Who: The A Method for Hiring – Geoff Smart, Randy Street Book Summary

Who: The A Method for Hiring – Geoff Smart, Randy Street | Free Book Summary

Who: The A Method for Hiring – Geoff Smart, Randy Street

The Bible for Effective Recruiting

The Importance Of Right Hiring


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Hiring is difficult and costly. It’s important to find the right person for a job, but sometimes people are not willing to work somewhere else without certain conditions or benefits.

In those cases, it’s important to compromise so that you don’t lose out on top talent. You should also be sure to do everything possible in order to keep that candidate from leaving your company for another one.

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Hiring The Wrong Person For a Job Can Be Costly

Studies have found that hiring the wrong person can cost a company 15 times their salary. This is because some of those mistakes are made by the employee, and other mistakes are made when they’re fired and replaced with someone new.


If you hire a manager who makes $100,000 per month and your decision turns out to be a bad one, it could cost the company up to $1.5 million. Hiring the wrong person is a huge mistake, but it happens all the time. Most managers make at least half their mistakes during hiring decisions.

The Art Critic

The hiring process can be compared to that of an amateur art critic. They are not familiar with the language used by real art critics, and their knowledge is limited to whether they like or dislike a piece of art.

This means that talented artists can easily trick them into thinking they’re good when they aren’t. Similarly, people who hire based on instinct may be fooled by charismatic candidates who have little true ability.

The Procecutor

In some cases, managers act like prosecutors who try to trick candidates into saying something wrong.

This approach only makes the candidate feel defensive and prevents you from finding out whether he has the right skills for the job.

Focus on Who, not What


Many leaders focus on the “whats” in their organizations, e.g., the strategies, products and services, systems, and processes.

However, without the right people in the right place, whatever problems you fix will only resurface again. When you address the “whos,” the “whats” will naturally fall into place.

The Four Key Hiring Mistakes

Most traditional recruitment and interview techniques are ineffective because they don’t test if someone can really do a job well. After interviewing many CEOs, leaders, and management experts and then analyzing the data in detail, the author found four key mistakes that lead to hiring failures at all levels:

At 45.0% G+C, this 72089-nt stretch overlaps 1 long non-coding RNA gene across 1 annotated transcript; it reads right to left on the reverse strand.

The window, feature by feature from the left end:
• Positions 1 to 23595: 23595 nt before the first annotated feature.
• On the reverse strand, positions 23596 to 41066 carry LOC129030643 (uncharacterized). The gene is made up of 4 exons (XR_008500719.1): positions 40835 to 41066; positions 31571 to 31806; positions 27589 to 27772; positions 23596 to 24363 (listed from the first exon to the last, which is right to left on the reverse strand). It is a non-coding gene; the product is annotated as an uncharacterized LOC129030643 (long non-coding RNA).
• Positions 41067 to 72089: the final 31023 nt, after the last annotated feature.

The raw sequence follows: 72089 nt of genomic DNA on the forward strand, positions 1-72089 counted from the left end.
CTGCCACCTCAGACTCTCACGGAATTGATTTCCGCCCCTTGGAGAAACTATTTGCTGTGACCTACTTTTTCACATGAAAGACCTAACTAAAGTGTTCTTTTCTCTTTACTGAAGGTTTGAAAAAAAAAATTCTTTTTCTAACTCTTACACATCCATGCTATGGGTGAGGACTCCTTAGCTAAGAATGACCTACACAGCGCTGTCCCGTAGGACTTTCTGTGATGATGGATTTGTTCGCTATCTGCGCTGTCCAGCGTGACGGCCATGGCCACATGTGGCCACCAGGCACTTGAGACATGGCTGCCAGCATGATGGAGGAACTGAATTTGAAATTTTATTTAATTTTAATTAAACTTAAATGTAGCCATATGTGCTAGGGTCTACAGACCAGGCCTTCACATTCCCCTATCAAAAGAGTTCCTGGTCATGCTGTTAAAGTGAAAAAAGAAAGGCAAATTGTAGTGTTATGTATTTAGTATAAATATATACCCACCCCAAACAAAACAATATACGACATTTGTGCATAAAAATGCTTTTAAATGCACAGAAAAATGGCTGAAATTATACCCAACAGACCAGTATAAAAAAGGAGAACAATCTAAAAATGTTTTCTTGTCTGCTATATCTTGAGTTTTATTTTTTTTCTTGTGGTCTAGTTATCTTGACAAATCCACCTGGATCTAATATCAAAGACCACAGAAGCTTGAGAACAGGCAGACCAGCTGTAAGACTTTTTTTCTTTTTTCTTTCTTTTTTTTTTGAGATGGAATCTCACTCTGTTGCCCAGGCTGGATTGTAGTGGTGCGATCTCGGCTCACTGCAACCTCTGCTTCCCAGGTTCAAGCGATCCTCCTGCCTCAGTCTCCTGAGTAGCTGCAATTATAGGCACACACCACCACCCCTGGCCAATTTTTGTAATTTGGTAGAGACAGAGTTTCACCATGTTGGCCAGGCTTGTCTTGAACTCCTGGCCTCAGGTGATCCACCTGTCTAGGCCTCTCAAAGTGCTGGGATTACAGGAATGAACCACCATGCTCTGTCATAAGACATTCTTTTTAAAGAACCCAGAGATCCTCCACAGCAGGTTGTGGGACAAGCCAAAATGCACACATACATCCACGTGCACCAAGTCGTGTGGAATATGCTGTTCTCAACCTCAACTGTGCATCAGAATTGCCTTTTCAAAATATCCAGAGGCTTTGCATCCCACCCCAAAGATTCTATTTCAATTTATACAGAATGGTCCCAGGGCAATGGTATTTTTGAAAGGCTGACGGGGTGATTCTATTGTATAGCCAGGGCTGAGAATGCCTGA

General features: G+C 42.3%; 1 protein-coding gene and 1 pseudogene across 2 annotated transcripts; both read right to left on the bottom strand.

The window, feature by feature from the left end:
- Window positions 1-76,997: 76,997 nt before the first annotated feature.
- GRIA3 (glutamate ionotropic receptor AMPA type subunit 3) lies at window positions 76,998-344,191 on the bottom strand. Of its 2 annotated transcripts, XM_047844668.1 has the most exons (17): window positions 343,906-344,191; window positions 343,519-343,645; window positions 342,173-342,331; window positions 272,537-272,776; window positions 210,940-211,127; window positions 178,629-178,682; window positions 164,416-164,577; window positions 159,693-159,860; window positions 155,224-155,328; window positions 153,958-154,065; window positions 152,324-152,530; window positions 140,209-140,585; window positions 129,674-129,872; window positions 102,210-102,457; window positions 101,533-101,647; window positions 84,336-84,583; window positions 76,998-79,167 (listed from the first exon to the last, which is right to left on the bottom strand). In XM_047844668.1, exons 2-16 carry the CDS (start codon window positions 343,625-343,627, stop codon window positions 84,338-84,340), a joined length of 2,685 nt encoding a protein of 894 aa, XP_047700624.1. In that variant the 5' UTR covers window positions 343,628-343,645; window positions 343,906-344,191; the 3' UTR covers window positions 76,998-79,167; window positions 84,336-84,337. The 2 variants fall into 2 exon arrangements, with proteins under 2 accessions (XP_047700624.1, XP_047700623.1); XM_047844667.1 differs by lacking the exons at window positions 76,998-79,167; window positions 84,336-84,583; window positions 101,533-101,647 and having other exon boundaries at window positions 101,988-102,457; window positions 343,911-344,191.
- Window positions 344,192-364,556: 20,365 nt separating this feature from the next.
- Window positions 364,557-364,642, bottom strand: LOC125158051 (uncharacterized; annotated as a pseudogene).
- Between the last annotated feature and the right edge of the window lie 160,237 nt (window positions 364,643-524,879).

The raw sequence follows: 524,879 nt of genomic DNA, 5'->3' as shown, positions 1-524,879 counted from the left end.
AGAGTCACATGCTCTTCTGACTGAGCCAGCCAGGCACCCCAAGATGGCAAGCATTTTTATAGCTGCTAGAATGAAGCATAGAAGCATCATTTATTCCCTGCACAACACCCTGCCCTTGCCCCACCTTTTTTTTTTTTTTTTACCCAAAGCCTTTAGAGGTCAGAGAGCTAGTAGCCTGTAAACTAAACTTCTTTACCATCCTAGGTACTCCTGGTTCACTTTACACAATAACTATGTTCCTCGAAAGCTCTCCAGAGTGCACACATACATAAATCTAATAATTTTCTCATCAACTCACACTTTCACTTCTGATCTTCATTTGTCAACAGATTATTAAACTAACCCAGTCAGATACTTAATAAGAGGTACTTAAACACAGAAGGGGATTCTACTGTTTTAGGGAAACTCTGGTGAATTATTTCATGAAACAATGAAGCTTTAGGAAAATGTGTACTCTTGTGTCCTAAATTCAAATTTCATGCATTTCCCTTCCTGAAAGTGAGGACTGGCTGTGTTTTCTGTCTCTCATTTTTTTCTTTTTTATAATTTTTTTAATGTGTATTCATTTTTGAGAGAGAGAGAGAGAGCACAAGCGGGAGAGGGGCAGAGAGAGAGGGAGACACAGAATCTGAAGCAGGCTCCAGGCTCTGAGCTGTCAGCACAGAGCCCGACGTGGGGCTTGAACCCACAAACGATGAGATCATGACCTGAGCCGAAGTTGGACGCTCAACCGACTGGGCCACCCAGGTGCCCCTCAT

• Lack of clarity on what the job requires

• Lack of good candidates

• Inability to choose the right candidate

• Losing the selected candidates

The A Method

The A Method for Hiring is a simple, proven 4-step process to identify and hire A players at all levels of the organization.

The most common approaches (or “voodoo hiring methods”) lead to hiring failures.

Know What You Want

Would you hire someone to work on your house without a license? Probably not, since it’s hard to know whether they are qualified and have the skills necessary for the job. The same goes for hiring new employees. You need to define what qualifications they should have before you make them an offer.

Recruiters often don’t have a clear idea of what they’re looking for. This can cause problems in the hiring process.


Scorecards describe the mission for the position, outcomes that must be accomplished, and competencies that fit with both the culture of the company and the role.

The scorecard is composed of three parts: the job’s mission, outcomes, and competencies. Together, these three pieces describe the A performance in the role—what a person must accomplish, and how. They provide a clear linkage between the people you hire and your strategy.

Scorecards: Mission

The mission is an executive summary of the job’s core purpose. It boils the job down to its essence so everybody understands why you need to hire someone into the slot.

Outcomes, the second part of a scorecard, describe what a person needs to accomplish in a role. Most of the jobs for which we hire have three to eight outcomes, ranked by order of importance.

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